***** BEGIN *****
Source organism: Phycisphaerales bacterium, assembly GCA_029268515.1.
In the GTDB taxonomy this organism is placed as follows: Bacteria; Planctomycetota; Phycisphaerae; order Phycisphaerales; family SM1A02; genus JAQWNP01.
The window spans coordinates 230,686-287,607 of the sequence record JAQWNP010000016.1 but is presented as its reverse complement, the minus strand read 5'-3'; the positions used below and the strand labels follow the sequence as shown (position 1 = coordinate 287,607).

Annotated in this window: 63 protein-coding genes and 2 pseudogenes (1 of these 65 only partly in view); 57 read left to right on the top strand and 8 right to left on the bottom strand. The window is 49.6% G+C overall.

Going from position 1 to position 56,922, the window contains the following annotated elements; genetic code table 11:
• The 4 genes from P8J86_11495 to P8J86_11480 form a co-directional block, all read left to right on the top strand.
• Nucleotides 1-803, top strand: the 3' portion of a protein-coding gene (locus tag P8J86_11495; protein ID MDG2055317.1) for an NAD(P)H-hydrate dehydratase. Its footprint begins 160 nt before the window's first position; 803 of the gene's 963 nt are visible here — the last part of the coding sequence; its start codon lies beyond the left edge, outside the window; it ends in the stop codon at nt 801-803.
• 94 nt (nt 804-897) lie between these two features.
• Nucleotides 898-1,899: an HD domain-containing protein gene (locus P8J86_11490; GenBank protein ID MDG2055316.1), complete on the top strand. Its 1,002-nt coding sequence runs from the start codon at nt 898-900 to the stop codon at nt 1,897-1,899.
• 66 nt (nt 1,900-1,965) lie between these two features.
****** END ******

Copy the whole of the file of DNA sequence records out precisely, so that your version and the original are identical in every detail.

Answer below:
Source organism: Phycisphaerales bacterium, assembly GCA_029268515.1.
In the GTDB taxonomy this organism is placed as follows: Bacteria; Planctomycetota; Phycisphaerae; order Phycisphaerales; family SM1A02; genus JAQWNP01.
The window spans coordinates 230,686-287,607 of the sequence record JAQWNP010000016.1 but is presented as its reverse complement, the minus strand read 5'-3'; the positions used below and the strand labels follow the sequence as shown (position 1 = coordinate 287,607).

Annotated in this window: 63 protein-coding genes and 2 pseudogenes (1 of these 65 only partly in view); 57 read left to right on the top strand and 8 right to left on the bottom strand. The window is 49.6% G+C overall.

Going from position 1 to position 56,922, the window contains the following annotated elements; genetic code table 11:
• The 4 genes from P8J86_11495 to P8J86_11480 form a co-directional block, all read left to right on the top strand.
• Nucleotides 1-803, top strand: the 3' portion of a protein-coding gene (locus tag P8J86_11495; protein ID MDG2055317.1) for an NAD(P)H-hydrate dehydratase. Its footprint begins 160 nt before the window's first position; 803 of the gene's 963 nt are visible here — the last part of the coding sequence; its start codon lies beyond the left edge, outside the window; it ends in the stop codon at nt 801-803.
• 94 nt (nt 804-897) lie between these two features.
• Nucleotides 898-1,899: an HD domain-containing protein gene (locus P8J86_11490; GenBank protein ID MDG2055316.1), complete on the top strand. Its 1,002-nt coding sequence runs from the start codon at nt 898-900 to the stop codon at nt 1,897-1,899.
• 66 nt (nt 1,900-1,965) lie between these two features.